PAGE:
Getting the perfect balance to maintain a healthy well-being.
This will be part two, of a three piece article. Part one provides an outline of the steps to how to calculate your caloric intake based on your BMI, lifestyle, fitness activity and goals. While part three give athletes an insight into macronutrient ratio based on their body composition to help them achieve their objectives.
In this article however, you will find an overview of the macronutrient ratios required to maintain a healthy way of life. To be clear, I will sharing what both the World Health Organisation and the Food and Nutrition Board: Institute of Medicine, have deemed an average person should consume in terms of carbohydrates, protein and fats to live a long and healthy life while simultaneously minimising the onset of diseases.
The begin, let’s dig into the densest macronutrient of all three.
Fats – The Fatty Truth
Fats are a vital part of any diet, because without them, our body will cease to function. Not only is the brain, the organ that arguably makes every one of us different from every other animal primarily made from cholesterol and fat; which already makes a hefty case for the importance of fat. But fat itself is an extremely dense macronutrient that provides an abundance of energy that also plays pivotal role in countless mechanical systems in our body.
All in all, there are 4 types of fats: Polyunsaturated, monounsaturated, saturated and trans fat. Although, like everything, the key is moderation, but I’m just going to go ahead and state that out of the four, avoid the trans fats!
Why? Well, trans fats are a precursor to many health problems such as an increase in cholesterol, heart disease and obesity. And not only that, but they our primary found in fried and processed foods. Something of which, many of us are guilty of indulging too much of already; particularly those that live in Western Societies. As for saturated fats however, contrary to popular belief, are not “bad” fats which modern society has deemed so in the past. Instead, they are extremely necessary for the maintenance of bones and healthy nerve signally to say the least.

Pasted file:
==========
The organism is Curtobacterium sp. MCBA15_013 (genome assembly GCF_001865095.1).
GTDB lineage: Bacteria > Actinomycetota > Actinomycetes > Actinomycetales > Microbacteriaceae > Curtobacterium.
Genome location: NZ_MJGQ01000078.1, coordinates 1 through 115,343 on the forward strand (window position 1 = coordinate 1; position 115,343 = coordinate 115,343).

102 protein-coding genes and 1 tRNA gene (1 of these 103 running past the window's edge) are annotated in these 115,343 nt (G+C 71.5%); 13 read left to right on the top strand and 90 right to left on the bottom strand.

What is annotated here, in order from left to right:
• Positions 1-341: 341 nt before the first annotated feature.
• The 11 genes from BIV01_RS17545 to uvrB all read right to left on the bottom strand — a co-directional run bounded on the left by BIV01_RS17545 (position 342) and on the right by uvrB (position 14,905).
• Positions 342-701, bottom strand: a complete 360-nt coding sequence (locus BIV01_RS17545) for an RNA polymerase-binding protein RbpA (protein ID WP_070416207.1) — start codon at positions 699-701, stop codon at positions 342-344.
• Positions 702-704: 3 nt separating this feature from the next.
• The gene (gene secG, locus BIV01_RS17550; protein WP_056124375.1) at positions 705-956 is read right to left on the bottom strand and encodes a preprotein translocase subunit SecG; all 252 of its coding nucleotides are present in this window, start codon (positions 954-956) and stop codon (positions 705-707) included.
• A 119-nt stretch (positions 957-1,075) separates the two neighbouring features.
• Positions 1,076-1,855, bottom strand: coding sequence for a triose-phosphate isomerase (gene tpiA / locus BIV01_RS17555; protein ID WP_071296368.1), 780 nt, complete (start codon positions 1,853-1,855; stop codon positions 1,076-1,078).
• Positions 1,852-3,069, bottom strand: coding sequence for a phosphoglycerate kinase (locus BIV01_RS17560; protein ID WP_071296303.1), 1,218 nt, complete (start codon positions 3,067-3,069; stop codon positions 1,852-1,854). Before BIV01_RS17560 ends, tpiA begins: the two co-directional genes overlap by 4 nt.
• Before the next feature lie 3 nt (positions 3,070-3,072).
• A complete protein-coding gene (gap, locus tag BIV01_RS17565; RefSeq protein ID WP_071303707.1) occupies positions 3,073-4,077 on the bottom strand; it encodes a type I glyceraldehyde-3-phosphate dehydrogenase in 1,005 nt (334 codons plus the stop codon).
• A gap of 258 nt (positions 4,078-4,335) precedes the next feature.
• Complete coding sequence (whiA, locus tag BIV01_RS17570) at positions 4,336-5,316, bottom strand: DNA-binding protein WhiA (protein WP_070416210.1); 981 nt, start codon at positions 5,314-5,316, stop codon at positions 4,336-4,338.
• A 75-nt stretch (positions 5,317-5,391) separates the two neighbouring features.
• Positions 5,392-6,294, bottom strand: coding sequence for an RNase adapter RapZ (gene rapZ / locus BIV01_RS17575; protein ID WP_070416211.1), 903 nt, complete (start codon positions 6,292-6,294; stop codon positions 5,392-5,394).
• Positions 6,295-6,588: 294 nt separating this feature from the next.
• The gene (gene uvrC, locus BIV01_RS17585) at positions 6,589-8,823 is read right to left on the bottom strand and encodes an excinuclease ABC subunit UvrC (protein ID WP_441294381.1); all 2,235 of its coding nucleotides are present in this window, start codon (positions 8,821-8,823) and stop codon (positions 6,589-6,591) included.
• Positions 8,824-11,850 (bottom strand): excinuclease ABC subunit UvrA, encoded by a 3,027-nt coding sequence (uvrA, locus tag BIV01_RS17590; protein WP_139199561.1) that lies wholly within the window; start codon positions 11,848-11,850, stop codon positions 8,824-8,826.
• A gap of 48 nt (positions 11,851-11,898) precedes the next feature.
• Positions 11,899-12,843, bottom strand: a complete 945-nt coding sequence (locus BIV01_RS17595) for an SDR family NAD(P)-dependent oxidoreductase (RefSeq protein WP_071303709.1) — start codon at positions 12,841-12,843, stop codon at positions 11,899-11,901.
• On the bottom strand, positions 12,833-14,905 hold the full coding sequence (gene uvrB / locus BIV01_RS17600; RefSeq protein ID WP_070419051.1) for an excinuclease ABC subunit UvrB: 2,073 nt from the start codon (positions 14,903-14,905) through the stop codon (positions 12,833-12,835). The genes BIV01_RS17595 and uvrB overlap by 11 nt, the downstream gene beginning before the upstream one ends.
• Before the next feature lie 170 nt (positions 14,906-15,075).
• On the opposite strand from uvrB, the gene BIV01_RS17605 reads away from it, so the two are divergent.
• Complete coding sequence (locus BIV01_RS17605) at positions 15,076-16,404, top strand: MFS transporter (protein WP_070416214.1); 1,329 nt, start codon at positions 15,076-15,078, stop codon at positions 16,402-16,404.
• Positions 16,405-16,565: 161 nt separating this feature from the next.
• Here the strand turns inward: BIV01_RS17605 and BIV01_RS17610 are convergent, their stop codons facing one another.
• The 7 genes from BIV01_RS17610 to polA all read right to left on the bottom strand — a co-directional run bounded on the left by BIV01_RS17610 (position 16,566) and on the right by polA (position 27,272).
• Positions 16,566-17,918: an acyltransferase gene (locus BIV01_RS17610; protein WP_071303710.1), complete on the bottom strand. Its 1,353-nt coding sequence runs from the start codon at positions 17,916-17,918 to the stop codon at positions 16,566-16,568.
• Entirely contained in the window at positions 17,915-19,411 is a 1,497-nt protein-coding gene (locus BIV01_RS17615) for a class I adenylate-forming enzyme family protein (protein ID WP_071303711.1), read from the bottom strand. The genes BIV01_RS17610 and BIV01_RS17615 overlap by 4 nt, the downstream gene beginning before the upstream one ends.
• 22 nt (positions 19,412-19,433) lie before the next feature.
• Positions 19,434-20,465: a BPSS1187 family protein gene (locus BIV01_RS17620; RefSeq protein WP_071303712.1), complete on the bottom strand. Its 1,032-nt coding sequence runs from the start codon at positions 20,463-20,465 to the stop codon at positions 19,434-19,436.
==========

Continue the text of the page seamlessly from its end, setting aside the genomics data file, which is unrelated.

This leaves us with two others: Monounsaturated and Polyunsaturated left. Although, they have been coined as the “healthy” fats, eating a balance in both is essential, particularly polyunsaturated fats.
Polyunsaturated fats are broken up into two categories, Omega-3 and Omega-6. The ideal amount to consume in both “healthy” fats should be a 1:1 ratio. However, in Western Societies alarming ratios such as 15:1 (in favour of Omega-6), has lead to countless life threatening and chronic diseases prevalent in recent times. So be wary of how much Omega-6 you eat!
The last but not least is polyunsaturated which, in general, is quite healthy. And considering how quite tough it is to consume an excess of them, there is no need to alarm you about any concerns.
So How Much Should We Eat?
The food and nutrition board of the Institute of Medicine concluded that the ideal range of total fat to be consumed every day should consist of 20-35% of your total calorie intake. This percentage has been shown to minimise the risk of obesity, chronic heart disease (CHD) and various cancers.
To break it down, the World Health Organisation (WHO) suggested that trans fatty acids should be consumed no more than 1% of the total energy. In combination of saturated fats, both of these fats should ideally accumulate to 8-10% of your totally daily intake. Studies have indicated that this amount is the most optimal to reduce the risk of heart disease. Leaving 10-25% of your fat intake to polyunsaturated and monounsaturated.
Promoting Energy with Carbohydrates
When we walk, breathe, digest food, and especially when we perform prolonged continuous exercises, our body relies on carbohydrate (glucose) which is stored in both our liver and muscles.
Similar to fats, carbohydrates are categorised into two separate categories, complex carbs (Low GI) and simple carbs (High GI). For those that are unaware, GI, also known as Glycaemic Index is a measurement system of how quickly carbohydrate foods raise blood glucose levels. With High GI being rapidly absorbing while Low GI foods are slowly digesting, hence the gradual rise of glucose levels in the blood.
The Healthy Amount of Carbs